The Northwestern Mutual Data Science Institute is committed to solving important business and community challenges by harnessing the power of data for research and scientific discovery.
Our research efforts are prioritized by using data to address three major themes:
Underlying these areas is an unwavering focus on the ethical use of data to ensure we’re on the cutting edge of data science trends and effecting positive change in a responsible manner.
NMDSI-supported research advances innovative ideas, while fostering collaborations that will lead to long-term, deep relationships among faculty — across disciplines — at both UW-Milwaukee and Marquette. Through these collaborations, we will maximize contributions to data science while producing internationally-recognized data science research and thought leadership. Check out these current active projects:
Matthew Friedel is the Co-Founder of the Milwaukee Venture Partners Angel Network which is a non-profit organization whose mission is to provide investment capital, strategic advice and mentoring to early-stage companies to help them achieve market leadership. He is also the Co-Founder of the UWM Disruptive Technologies Lab which is a platform for conducting research, creating new courses, and working with strategic partners in the business community on Artificial Intelligence (AI), Blockchain, and Internet of Things (IoT). In addition, he is also a Senior Lecturer at UW-Milwaukee and an Adjunct Faculty at Marquette University.
He holds an MBA and a Master of Science Engineering degree from Marquette University and has an undergraduate degree in Mechanical Engineering at UW-Milwaukee.
Q: What are his areas of research?
A: He specializes in Artificial Intelligence and Blockchain Technology where he takes a practical approach in creating and implementing projects. Matt is also a subject matter expert in startups, investing, and creating new ventures. Currently, he teaches a Graduate level class on practical applications in AI and disruptive technologies in UWM’s new $10 million Lubar Entrepreneurship Center which promotes entrepreneurial and design thinking with an emphasis on cross pollination of disciplines.
Q: What are the most counterintuitive insights he has found from his research?
A: In Matt’s words: “Artificial Intelligence and Blockchain projects can sometimes be a ‘Blackbox.’ When it’s not straightforward and easy for the average person to understand, they need storytellers or some sort of explainer to communicate their significance and benefits of the projects’ outcomes.
In the case of Blockchain, it is sometimes hard to wrap your brain around the idea that financial transactions which occurs on the IT network with cryptography as the trust mechanism, can actually happen without a central authority such as a bank or financial institution. With AI, a company might analyze customer and sales data only to realize the most profitable customer is not what they intuitively thought!”
He also hopes his research will advance the field of data science in terms of how Big Data is used in AI and how Blockchain is more than just Cryptocurrency.
Q: What kind of impact do you hope your research will have in the near or distant future?
A: At this time, Matt has his eyes set on several goals. One is to make it easier for individuals to create tech startups and new ventures by making that information more accessible. Two, contribute to making the Midwest to be a vibrant and innovative hub for tech startups.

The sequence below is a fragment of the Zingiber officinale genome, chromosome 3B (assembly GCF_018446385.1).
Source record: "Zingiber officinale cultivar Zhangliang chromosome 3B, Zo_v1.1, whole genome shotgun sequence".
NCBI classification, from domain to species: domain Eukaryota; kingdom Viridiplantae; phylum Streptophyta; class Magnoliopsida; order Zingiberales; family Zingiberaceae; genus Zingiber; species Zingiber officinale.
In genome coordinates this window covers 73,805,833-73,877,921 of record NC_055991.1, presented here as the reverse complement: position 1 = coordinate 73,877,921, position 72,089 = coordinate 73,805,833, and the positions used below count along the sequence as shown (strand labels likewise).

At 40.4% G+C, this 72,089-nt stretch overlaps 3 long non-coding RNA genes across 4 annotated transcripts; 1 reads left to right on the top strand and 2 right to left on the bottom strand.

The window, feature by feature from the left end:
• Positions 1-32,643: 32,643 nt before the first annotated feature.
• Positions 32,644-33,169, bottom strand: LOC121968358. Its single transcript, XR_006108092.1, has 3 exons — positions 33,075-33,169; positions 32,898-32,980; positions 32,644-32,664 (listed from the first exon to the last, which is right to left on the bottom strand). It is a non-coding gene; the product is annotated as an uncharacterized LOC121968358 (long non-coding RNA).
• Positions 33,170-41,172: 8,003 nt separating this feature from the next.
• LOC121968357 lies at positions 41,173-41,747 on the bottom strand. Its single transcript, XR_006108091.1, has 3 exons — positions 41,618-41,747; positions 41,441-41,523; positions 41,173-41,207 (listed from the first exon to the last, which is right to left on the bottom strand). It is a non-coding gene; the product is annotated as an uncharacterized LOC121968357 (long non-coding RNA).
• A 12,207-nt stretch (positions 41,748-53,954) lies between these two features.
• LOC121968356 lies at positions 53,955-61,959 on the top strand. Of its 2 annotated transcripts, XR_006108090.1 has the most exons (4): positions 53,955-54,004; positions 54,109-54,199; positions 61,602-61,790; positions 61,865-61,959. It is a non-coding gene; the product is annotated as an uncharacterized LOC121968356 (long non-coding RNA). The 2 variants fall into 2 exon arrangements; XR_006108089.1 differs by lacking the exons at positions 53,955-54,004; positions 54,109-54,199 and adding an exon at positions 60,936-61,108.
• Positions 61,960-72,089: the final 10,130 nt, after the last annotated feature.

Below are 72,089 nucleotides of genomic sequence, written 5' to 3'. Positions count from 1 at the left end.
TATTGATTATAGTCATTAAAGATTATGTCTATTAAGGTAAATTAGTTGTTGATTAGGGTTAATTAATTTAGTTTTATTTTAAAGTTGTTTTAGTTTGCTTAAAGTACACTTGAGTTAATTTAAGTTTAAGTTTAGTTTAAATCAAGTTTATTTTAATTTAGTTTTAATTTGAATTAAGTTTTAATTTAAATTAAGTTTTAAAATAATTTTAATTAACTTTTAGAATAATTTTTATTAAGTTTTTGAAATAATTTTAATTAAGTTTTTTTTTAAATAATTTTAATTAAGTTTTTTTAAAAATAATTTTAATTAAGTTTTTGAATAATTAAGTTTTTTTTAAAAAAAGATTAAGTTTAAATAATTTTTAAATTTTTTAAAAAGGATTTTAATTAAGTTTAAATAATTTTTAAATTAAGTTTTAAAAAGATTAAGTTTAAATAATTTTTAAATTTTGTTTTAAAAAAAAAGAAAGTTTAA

In addition, Matt says “education and practice are key! This semester (Fall 2021), I will be teaching a new undergraduate class (295 Management Seminar – Technology Entrepreneurship: AI and Blockchain) at the Lubar Entrepreneurship Center. The goal is to teach both AI and Blockchain along with the Lean Launch approach to startups. Students will learn about Business Model Canvas, Customer Discovery, and developing Minimal Viable Products. Plus, students will have an opportunity to have accidental collisions with students from all different backgrounds across campus creating rich and diverse project teams. The LEC hosts many programs that bring in students from all corners of the campus. Finally, students have the chance to apply their learnings to future Milwaukee I-Corps Programs hosted at LEC. The I-Corps is a partnership between Medical College of Wisconsin, Marquette University, the Milwaukee School of Engineering, and Concordia University.”
Q: What advice would you give someone who is interested in data science research?
A: “All education disciplines will have a data science aspect, but you don’t have to be a programmer to get involved. You can learn about how it works and its lifecycle. Understanding what data science is and being aware of it are the most critical parts. Secondary to this are networking and professional development. Students should view themselves as emerging professionals with a passion for lifetime learning. Don’t be afraid to get out of the classroom and attend a networking event or connect with a professional on LinkedIn. The Midwest has a supportive network of individuals who generally want to assist and mentor aspiring professionals in data science,” said Matt.learn more
The NMDSI Affiliated Faculty program provides resources and support to data science faculty, tracks data science research and education, and facilitates building expert multidisciplinary teams from faculty with overlapping or complementary skills and interests.
By building a data science community based on collaboration and increasing the collective impact of data science research, the NMDSI Affiliated Faculty program brings us one step closer to achieving our goal of transforming our world through the power of data science.
Interested in joining the NMDSI Affiliated Faculty program? Submit your application below.